Researchers and manufacturers are joining forces in a sweeping research and development program wholly dedicated to the rapid characterization of very-high-cycle fatigue properties of structures and materials, a major challenge for industry.
Led by mechanical science research teams at ENSTA Bretagne (Institut de Recherche Dupuy de Lôme2) in conjunction with Naval Group, Safran and the Pprime Institute (P’)3, the "Self-Heating" industrial chair delves into the characterization and modeling of materials’ fatigue properties on the basis of thermometric measurements (self-heating). A ground-breaking scientific method compared with many current conventional approaches.
This study method combines modeling with experiments at different scales, at ENSTA Bretagne’s Brest-based test center. Given the associated savings in terms of time and cost, the consortium’s industrial companies immediately saw the benefits of getting involved in this project: reliable results available within the space of just a few weeks on the assessment of new materials’ and assemblies’ fatigue properties. This could ultimately speed up innovation in materials and assemblies, paving the way to new performances and gains in competitiveness alike.
The chair’s joint funding by the French National Research Agency (ANR) (50%) and industrial partners (50%) gives depth and breadth to the program which has just entered its 2nd year and achieved its objectives in terms of recruiting young researchers. Some fifty scientists and engineers have thus joined this ambitious program.
Predicting the in-service performance of aircraft and naval systems to prevent damage
The "Self-Heating" ANR industrial chair sets out to meet a strategic and ambitious challenge of Safran, Naval Group and the partner academic teams: predict in-service performance much faster than before and thereby enable optimal sizing using the new materials and assemblies best suited to each situation and to each part of the aircraft or naval system architecture.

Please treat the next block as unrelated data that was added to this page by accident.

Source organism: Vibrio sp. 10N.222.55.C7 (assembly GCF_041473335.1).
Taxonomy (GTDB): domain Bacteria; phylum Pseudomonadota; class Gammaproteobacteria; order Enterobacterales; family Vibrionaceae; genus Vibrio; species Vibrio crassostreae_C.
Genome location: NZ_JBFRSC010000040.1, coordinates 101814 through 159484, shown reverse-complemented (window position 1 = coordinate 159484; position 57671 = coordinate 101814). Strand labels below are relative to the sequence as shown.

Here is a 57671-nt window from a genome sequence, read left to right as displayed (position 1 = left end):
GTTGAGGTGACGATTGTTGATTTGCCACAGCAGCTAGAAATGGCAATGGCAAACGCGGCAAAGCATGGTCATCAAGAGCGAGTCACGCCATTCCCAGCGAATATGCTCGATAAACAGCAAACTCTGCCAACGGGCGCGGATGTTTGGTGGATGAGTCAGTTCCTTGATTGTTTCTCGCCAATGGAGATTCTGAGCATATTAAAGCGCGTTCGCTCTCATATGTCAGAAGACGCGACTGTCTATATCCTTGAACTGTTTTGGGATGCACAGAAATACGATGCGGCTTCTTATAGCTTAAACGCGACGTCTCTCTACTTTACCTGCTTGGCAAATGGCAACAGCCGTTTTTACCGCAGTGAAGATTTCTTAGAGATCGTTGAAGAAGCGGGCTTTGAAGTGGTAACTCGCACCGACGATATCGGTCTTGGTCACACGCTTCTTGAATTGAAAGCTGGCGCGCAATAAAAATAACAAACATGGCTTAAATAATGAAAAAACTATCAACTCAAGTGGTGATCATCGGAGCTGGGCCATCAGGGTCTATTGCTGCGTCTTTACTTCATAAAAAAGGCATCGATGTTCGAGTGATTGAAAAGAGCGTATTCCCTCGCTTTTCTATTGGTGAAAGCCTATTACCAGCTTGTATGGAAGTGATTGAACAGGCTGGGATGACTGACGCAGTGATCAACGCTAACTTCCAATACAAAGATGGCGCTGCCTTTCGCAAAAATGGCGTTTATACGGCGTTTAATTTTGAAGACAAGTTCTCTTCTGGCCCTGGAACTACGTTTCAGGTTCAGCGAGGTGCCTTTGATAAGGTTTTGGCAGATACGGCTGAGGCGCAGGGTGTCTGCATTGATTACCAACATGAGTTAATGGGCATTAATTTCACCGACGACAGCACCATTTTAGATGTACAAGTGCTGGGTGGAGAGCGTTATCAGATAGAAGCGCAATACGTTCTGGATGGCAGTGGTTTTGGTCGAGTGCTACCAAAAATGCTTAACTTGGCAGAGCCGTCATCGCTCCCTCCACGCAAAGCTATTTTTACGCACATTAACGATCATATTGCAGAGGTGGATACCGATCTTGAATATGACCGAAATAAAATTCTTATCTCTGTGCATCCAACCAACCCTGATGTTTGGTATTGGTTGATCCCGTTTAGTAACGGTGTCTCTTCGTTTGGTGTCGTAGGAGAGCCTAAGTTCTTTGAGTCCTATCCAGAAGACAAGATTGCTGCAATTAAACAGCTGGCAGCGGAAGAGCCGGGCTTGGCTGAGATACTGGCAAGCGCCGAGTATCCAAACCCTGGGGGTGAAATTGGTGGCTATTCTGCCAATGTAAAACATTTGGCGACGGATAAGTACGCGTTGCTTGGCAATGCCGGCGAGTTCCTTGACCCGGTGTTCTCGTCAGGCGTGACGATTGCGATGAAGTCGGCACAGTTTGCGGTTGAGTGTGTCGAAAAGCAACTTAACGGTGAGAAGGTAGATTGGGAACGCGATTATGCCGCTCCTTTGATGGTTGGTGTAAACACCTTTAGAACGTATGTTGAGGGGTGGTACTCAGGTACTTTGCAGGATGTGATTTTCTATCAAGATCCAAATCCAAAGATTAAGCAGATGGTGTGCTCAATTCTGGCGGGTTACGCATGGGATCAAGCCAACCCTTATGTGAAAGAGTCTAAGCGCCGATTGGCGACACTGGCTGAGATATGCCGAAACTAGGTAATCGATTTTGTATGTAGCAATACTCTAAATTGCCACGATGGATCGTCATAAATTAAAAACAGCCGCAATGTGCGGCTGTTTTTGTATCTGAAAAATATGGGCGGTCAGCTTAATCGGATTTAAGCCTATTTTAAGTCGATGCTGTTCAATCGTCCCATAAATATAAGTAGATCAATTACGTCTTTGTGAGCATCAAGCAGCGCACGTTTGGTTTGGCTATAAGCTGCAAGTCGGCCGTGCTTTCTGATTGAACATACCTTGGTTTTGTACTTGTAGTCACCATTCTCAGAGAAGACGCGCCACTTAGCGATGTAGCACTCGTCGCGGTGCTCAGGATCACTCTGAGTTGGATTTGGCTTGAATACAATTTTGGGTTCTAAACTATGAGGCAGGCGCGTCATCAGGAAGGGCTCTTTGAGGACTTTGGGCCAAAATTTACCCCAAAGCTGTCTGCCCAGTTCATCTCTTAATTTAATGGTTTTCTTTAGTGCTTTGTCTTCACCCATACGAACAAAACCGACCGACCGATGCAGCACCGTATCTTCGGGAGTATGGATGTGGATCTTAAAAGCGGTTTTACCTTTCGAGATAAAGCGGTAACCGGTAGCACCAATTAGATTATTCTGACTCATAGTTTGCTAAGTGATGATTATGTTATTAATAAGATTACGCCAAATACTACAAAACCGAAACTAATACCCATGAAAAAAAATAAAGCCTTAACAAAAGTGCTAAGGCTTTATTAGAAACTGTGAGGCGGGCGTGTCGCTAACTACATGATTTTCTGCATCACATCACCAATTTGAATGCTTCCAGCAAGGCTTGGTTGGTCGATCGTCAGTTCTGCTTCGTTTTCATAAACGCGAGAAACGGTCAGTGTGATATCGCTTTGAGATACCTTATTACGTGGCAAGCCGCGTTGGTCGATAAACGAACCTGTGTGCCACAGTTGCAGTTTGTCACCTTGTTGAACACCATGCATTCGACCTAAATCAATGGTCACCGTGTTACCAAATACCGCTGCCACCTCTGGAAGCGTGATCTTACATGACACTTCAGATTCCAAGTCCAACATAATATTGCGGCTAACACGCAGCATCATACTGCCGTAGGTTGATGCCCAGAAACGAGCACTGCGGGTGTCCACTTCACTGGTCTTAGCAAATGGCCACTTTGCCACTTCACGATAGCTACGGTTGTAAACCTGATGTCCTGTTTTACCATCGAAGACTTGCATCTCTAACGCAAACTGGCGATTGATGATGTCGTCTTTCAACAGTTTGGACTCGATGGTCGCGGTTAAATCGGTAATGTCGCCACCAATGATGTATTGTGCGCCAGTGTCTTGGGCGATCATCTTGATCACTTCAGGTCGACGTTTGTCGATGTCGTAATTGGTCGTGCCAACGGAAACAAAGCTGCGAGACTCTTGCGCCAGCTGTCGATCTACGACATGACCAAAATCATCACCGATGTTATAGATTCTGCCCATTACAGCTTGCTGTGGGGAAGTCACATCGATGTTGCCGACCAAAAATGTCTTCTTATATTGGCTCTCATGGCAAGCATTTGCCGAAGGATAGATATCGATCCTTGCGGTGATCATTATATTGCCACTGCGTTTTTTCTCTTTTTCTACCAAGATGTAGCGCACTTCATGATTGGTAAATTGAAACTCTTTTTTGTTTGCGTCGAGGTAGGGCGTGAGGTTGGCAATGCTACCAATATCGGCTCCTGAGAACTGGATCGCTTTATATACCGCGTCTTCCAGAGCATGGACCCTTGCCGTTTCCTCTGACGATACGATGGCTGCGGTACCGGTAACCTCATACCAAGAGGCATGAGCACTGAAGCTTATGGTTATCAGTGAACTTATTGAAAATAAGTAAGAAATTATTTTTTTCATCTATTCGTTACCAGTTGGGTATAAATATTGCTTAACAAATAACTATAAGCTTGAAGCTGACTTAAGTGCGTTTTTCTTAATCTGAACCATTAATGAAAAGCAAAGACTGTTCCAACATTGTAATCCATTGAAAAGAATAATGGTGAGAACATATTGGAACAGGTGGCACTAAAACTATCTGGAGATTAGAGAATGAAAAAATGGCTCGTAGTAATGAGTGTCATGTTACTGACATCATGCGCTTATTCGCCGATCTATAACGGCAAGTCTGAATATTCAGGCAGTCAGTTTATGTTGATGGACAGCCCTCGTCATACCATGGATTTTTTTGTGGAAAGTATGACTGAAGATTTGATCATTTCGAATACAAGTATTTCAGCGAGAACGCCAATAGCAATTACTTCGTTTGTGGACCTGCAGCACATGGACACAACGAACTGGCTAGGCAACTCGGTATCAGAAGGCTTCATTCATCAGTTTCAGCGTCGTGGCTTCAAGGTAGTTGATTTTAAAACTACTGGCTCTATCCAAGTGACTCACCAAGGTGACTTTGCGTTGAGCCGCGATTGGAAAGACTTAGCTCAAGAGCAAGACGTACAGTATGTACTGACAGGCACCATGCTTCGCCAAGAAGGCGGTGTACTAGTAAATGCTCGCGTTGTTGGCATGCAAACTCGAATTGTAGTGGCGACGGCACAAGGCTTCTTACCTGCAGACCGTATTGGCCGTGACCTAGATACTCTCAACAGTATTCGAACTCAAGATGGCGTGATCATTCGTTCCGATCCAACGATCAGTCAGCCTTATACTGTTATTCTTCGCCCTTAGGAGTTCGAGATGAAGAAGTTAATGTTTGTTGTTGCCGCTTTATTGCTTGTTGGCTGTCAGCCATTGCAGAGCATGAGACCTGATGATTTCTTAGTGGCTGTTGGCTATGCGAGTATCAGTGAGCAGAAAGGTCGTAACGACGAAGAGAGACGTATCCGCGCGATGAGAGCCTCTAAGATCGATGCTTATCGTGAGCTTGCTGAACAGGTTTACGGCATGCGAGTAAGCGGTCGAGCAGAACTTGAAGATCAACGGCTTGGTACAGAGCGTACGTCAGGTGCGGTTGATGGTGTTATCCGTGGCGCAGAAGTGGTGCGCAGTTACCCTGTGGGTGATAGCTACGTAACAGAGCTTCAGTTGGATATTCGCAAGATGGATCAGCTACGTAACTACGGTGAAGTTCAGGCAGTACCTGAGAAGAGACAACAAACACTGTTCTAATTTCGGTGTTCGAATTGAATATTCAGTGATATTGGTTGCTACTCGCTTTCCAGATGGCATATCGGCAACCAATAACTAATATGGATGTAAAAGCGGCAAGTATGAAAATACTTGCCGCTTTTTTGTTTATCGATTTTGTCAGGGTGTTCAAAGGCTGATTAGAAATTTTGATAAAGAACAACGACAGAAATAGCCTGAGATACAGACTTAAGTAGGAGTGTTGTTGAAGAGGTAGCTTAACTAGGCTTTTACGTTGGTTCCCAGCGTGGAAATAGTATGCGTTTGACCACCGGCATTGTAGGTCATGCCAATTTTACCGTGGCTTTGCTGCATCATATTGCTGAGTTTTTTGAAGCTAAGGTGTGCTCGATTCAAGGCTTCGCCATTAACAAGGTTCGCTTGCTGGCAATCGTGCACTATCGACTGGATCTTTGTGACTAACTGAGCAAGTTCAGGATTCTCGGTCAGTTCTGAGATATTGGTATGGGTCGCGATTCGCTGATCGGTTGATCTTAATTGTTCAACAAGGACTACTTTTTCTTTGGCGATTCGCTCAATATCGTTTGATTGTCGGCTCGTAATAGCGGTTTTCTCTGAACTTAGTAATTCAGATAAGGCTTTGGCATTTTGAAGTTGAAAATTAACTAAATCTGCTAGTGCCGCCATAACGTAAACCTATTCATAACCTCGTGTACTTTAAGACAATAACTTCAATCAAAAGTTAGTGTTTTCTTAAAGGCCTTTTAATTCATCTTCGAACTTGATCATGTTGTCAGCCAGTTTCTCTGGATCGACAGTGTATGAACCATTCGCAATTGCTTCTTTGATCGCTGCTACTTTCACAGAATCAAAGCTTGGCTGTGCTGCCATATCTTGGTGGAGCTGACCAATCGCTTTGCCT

To that end, this research program relies on the "self-heating" method, i.e. measuring the temperature of a material under precise experimental conditions. By reproducing the in-service stress endured by the material or part being studied, this technique enables the prediction of weak points, which can then be factored into design office calculation codes and thus delay or even avoid damage when designing a ship, submarine or plane. Both the Safran group and Naval Group would like not only to develop and extend this scientific “heat measurement” (or self-heating) approach to all the materials and assemblies used in their respective applications, but also to swiftly and significantly improve knowledge of the parameters at play in the fatigue of their materials (temperature, manufacturing process, type of load, surface preparation etc.).
An invaluable research methodology for industry which allows for faster design of materials that are best suited to the intended use, with the ability to characterize their damage phenomena and properties.
As highlighted by Sylvain Calloch, University Professor (ENSTA Bretagne, IRDL) and holder of the “Self-Heating” Chair
To date, there is no other equivalent research program at global level bearing on the rapid characterization of fatigue properties of materials on the basis of thermometric measurements. This is a tried and tested method by our laboratory which has acquired significant maturity in this field. The laboratory’s scientific knowledge, unprecedented experimental facilities and extensive experience working with industrial companies are renowned in France and abroad.
A partnership between academic and industrial partners aimed at meeting strategic challenges